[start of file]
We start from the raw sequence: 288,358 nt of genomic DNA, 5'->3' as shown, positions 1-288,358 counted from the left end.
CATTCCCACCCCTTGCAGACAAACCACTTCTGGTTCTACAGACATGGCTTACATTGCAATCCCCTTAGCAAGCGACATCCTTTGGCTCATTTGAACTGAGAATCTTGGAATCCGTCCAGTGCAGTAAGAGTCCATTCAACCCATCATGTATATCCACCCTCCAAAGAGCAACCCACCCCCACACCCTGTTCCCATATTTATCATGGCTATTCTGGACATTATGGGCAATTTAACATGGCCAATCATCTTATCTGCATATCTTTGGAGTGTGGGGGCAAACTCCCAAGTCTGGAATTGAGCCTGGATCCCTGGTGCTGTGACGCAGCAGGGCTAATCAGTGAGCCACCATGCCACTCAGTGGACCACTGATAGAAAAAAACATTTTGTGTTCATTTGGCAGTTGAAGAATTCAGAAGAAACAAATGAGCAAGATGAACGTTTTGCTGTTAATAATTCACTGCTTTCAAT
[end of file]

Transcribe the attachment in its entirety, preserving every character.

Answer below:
We start from the raw sequence: 288,358 nt of genomic DNA, 5'->3' as shown, positions 1-288,358 counted from the left end.
CATTCCCACCCCTTGCAGACAAACCACTTCTGGTTCTACAGACATGGCTTACATTGCAATCCCCTTAGCAAGCGACATCCTTTGGCTCATTTGAACTGAGAATCTTGGAATCCGTCCAGTGCAGTAAGAGTCCATTCAACCCATCATGTATATCCACCCTCCAAAGAGCAACCCACCCCCACACCCTGTTCCCATATTTATCATGGCTATTCTGGACATTATGGGCAATTTAACATGGCCAATCATCTTATCTGCATATCTTTGGAGTGTGGGGGCAAACTCCCAAGTCTGGAATTGAGCCTGGATCCCTGGTGCTGTGACGCAGCAGGGCTAATCAGTGAGCCACCATGCCACTCAGTGGACCACTGATAGAAAAAAACATTTTGTGTTCATTTGGCAGTTGAAGAATTCAGAAGAAACAAATGAGCAAGATGAACGTTTTGCTGTTAATAATTCACTGCTTTCAAT